Solid Edge is a drafting and solid modeling CAD program that offers tools for mechanical design, electrical design, simulation, manufacturing, and collaboration. It is owned by Siemens PLM software. Solid Edge is a multifaceted software that is used by both large and small scale industries. The program has a wide range of applications and highly functional features that make it the choice of many professionals. However, these also make it complex for first-time users, regardless of their knowledge in CAD. If you are a first time Solid Edge user, we at Scan2CAD have created this article with precise information that would help you understand and seamlessly navigate Solid Edge as a first time user. We would start by giving you a brief explanation of its capabilities, before exploring the software’s GUI (Graphical User Interface), and proceeding to basic modeling. You would learn the basics in a little as 1 hour.
Table of Contents
Solid Edge capabilities
The primary step in learning a program is knowing what it can do. Solid Edge’s capabilities/features are divided into mechanical design, electrical design, simulation, data management, technical publications, cloud-based collaboration, and CAM.
The software’s mechanical design features enable you to create various 3D mechanical designs in a flexible user interface. This improves users’ product design using the adaptive user interface capabilities that utilize AI technology to predict the next design step.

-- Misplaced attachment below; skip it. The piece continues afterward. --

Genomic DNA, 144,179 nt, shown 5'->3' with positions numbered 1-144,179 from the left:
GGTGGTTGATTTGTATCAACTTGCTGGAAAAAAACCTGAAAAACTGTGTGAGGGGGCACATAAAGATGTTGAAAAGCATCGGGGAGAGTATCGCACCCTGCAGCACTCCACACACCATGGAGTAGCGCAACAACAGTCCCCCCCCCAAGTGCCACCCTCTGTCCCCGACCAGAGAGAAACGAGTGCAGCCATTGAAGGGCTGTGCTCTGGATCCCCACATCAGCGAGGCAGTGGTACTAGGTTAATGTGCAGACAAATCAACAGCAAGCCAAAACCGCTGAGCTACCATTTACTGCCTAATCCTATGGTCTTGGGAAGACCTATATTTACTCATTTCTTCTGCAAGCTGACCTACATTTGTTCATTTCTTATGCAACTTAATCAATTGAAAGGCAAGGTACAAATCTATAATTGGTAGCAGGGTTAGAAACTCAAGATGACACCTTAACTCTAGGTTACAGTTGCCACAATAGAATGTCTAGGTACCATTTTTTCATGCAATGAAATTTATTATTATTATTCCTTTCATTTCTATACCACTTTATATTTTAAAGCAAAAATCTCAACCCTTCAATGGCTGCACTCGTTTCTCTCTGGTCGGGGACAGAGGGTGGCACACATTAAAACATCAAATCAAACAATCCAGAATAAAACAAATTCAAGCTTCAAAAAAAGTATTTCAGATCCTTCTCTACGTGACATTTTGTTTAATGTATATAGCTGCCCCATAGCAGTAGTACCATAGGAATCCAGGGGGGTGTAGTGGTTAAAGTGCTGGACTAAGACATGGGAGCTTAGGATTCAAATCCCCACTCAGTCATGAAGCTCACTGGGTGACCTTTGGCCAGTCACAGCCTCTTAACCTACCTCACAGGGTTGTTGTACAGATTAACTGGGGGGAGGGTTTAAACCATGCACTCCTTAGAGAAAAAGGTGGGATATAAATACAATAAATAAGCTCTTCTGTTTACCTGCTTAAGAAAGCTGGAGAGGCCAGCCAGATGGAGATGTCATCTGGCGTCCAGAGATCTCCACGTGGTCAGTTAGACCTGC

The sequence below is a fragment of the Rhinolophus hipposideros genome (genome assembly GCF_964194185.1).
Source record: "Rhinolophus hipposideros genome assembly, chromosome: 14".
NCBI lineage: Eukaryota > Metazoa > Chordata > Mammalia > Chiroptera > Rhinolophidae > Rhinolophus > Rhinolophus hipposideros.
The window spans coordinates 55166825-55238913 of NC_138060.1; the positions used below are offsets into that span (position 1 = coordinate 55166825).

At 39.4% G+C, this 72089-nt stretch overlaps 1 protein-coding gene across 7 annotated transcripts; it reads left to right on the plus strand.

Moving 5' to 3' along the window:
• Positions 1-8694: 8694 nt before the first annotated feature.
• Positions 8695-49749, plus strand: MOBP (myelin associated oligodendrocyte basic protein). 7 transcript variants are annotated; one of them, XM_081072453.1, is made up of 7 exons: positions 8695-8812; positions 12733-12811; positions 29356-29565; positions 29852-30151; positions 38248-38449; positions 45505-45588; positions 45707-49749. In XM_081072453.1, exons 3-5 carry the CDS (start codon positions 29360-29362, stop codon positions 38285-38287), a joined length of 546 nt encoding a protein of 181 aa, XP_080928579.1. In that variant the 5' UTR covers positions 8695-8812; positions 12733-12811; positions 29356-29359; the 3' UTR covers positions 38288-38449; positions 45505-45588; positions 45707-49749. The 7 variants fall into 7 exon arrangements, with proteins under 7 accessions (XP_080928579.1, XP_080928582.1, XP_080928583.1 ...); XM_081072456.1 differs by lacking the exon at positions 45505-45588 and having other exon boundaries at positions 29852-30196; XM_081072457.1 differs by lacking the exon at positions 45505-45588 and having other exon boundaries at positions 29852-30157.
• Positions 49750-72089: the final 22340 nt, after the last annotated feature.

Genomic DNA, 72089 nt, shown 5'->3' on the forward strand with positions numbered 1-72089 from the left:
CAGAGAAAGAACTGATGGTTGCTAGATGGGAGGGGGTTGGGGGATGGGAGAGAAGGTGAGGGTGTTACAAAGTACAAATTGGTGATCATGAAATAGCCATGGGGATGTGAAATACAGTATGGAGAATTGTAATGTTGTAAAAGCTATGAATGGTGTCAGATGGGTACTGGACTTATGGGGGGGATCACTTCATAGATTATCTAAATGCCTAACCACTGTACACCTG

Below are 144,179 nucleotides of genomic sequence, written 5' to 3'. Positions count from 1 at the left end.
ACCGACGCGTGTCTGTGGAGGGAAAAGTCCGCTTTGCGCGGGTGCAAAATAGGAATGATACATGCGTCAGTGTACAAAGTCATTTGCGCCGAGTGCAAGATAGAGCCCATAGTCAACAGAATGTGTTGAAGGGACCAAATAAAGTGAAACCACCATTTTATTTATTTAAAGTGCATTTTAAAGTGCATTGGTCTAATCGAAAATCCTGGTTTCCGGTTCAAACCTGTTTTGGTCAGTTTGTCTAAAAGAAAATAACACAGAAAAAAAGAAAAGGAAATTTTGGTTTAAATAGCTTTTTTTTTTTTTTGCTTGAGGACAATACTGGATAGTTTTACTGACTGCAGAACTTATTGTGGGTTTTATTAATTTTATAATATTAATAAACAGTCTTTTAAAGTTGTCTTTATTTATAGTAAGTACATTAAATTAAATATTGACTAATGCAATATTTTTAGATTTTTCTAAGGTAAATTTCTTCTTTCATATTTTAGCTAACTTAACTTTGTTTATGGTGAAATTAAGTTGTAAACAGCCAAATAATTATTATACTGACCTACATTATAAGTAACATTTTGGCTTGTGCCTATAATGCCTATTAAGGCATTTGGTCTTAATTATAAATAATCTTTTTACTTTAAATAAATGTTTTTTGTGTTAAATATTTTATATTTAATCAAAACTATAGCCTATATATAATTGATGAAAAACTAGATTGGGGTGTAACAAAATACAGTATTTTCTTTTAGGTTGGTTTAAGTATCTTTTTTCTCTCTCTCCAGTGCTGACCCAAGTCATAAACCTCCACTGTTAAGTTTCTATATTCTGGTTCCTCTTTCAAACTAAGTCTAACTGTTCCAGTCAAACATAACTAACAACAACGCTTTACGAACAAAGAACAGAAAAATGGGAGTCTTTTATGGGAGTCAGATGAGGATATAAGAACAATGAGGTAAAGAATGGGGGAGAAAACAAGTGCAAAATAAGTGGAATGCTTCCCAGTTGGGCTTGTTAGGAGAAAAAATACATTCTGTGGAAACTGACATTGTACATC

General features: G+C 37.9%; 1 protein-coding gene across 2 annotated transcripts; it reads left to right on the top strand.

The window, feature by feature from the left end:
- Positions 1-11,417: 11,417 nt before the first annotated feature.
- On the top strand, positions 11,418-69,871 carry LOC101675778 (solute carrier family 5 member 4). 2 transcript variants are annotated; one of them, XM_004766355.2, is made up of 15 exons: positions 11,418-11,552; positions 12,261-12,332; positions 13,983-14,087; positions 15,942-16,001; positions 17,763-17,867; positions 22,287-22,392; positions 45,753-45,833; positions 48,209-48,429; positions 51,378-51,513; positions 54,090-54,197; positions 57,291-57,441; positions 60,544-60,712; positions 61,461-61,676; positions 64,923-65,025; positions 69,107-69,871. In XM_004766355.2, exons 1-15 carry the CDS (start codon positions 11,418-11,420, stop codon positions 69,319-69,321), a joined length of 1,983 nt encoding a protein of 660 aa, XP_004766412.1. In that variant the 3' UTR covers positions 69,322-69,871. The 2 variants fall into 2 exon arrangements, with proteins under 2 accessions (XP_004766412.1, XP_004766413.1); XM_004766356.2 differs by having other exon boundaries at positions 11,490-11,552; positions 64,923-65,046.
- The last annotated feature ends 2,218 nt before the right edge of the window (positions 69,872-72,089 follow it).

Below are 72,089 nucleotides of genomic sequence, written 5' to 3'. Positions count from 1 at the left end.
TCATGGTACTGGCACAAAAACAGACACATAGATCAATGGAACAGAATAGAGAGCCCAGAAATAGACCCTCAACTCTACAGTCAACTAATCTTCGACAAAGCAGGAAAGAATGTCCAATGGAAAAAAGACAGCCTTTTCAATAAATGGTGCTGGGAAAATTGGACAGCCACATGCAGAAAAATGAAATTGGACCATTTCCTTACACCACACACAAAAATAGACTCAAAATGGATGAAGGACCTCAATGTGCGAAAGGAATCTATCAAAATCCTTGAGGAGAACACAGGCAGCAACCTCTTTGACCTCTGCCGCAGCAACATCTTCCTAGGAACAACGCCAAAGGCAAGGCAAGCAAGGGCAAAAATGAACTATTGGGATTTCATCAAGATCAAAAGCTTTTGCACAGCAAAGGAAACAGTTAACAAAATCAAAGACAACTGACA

Solid Edge offers solutions for electrical design. It enables you to design and simulate different electrical systems, route wiring and place their corresponding components, and create 2D industrial control panel layouts. You can also examine your models to ensure accurate wire lengths and harness design, and use virtual simulation to make sure the circuitry performs correctly. The program facilitates users to visualize the electrical aspect of their designs and collaborate between MCAD and ECAD domains.
The simulation feature allows the simulation of assembly analysis and definition and analysis of complete systems. This feature also saves you a lot of money and design time as there is no need for a physical prototype.
The data management solution is for both large and small projects. It ensures secure storage of data and effortless retrieval and sharing of the data.
This capability enables users to generate high-quality illustrations from 3D models, open, save, and revise data from the developer’s PLM solution. You can make use of the digital twin, to make sure that all the changes made in the original design are seamlessly incorporated into the existing publications.
Solid edge cloud collaboration enhances communication among team members and customers. Team members are able to work on a design simultaneously as changes made on the design are synchronized in the cloud. You can also review your designs in augmented reality on your mobile device.
With Solid Edge, manufacturers can prepare their models for different manufacturing processes such as welding, CNC manufacturing, bending, assembling, nesting, and additive manufacturing. You acquire a high level of quality in designs in a short time.
Before you get started